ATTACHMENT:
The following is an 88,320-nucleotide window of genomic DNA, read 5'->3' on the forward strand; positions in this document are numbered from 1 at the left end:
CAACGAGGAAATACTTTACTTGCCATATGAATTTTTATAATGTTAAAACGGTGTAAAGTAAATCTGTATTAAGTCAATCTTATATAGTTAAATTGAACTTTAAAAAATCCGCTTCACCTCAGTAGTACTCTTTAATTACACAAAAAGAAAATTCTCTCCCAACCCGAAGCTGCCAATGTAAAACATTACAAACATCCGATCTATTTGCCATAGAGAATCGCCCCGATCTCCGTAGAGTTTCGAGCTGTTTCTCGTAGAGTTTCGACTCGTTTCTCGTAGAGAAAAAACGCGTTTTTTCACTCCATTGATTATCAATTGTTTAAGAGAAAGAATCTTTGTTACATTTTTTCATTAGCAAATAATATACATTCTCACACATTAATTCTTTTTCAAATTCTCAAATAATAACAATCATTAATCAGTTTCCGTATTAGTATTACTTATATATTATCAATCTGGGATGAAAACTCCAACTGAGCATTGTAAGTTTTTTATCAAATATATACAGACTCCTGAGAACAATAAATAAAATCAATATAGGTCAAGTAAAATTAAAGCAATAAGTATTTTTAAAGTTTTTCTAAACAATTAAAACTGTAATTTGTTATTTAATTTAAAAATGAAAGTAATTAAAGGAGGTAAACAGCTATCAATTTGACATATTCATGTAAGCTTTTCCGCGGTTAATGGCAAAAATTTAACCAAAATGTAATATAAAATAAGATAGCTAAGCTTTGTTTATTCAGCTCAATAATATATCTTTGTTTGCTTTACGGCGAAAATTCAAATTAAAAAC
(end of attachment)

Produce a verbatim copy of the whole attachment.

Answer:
The following is an 88,320-nucleotide window of genomic DNA, read 5'->3' on the forward strand; positions in this document are numbered from 1 at the left end:
CAACGAGGAAATACTTTACTTGCCATATGAATTTTTATAATGTTAAAACGGTGTAAAGTAAATCTGTATTAAGTCAATCTTATATAGTTAAATTGAACTTTAAAAAATCCGCTTCACCTCAGTAGTACTCTTTAATTACACAAAAAGAAAATTCTCTCCCAACCCGAAGCTGCCAATGTAAAACATTACAAACATCCGATCTATTTGCCATAGAGAATCGCCCCGATCTCCGTAGAGTTTCGAGCTGTTTCTCGTAGAGTTTCGACTCGTTTCTCGTAGAGAAAAAACGCGTTTTTTCACTCCATTGATTATCAATTGTTTAAGAGAAAGAATCTTTGTTACATTTTTTCATTAGCAAATAATATACATTCTCACACATTAATTCTTTTTCAAATTCTCAAATAATAACAATCATTAATCAGTTTCCGTATTAGTATTACTTATATATTATCAATCTGGGATGAAAACTCCAACTGAGCATTGTAAGTTTTTTATCAAATATATACAGACTCCTGAGAACAATAAATAAAATCAATATAGGTCAAGTAAAATTAAAGCAATAAGTATTTTTAAAGTTTTTCTAAACAATTAAAACTGTAATTTGTTATTTAATTTAAAAATGAAAGTAATTAAAGGAGGTAAACAGCTATCAATTTGACATATTCATGTAAGCTTTTCCGCGGTTAATGGCAAAAATTTAACCAAAATGTAATATAAAATAAGATAGCTAAGCTTTGTTTATTCAGCTCAATAATATATCTTTGTTTGCTTTACGGCGAAAATTCAAATTAAAAAC